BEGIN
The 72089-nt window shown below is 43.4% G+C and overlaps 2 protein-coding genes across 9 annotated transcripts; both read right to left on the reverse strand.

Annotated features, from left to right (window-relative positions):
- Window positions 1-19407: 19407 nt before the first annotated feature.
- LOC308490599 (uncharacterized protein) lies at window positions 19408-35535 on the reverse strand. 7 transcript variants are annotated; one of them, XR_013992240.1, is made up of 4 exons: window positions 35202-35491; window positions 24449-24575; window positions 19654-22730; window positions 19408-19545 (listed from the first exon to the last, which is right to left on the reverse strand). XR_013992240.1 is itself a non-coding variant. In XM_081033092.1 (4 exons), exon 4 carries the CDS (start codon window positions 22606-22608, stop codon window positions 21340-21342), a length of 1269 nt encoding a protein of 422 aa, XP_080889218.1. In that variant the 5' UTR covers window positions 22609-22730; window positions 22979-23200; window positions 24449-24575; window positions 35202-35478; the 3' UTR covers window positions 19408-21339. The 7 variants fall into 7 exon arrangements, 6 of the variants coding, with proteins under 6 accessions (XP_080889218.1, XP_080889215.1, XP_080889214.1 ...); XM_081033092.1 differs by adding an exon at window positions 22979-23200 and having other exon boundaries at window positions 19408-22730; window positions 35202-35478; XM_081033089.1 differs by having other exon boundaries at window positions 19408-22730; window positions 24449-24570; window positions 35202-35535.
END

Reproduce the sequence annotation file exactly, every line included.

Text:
The 72089-nt window shown below is 43.4% G+C and overlaps 2 protein-coding genes across 9 annotated transcripts; both read right to left on the reverse strand.

Annotated features, from left to right (window-relative positions):
- Window positions 1-19407: 19407 nt before the first annotated feature.
- LOC308490599 (uncharacterized protein) lies at window positions 19408-35535 on the reverse strand. 7 transcript variants are annotated; one of them, XR_013992240.1, is made up of 4 exons: window positions 35202-35491; window positions 24449-24575; window positions 19654-22730; window positions 19408-19545 (listed from the first exon to the last, which is right to left on the reverse strand). XR_013992240.1 is itself a non-coding variant. In XM_081033092.1 (4 exons), exon 4 carries the CDS (start codon window positions 22606-22608, stop codon window positions 21340-21342), a length of 1269 nt encoding a protein of 422 aa, XP_080889218.1. In that variant the 5' UTR covers window positions 22609-22730; window positions 22979-23200; window positions 24449-24575; window positions 35202-35478; the 3' UTR covers window positions 19408-21339. The 7 variants fall into 7 exon arrangements, 6 of the variants coding, with proteins under 6 accessions (XP_080889218.1, XP_080889215.1, XP_080889214.1 ...); XM_081033092.1 differs by adding an exon at window positions 22979-23200 and having other exon boundaries at window positions 19408-22730; window positions 35202-35478; XM_081033089.1 differs by having other exon boundaries at window positions 19408-22730; window positions 24449-24570; window positions 35202-35535.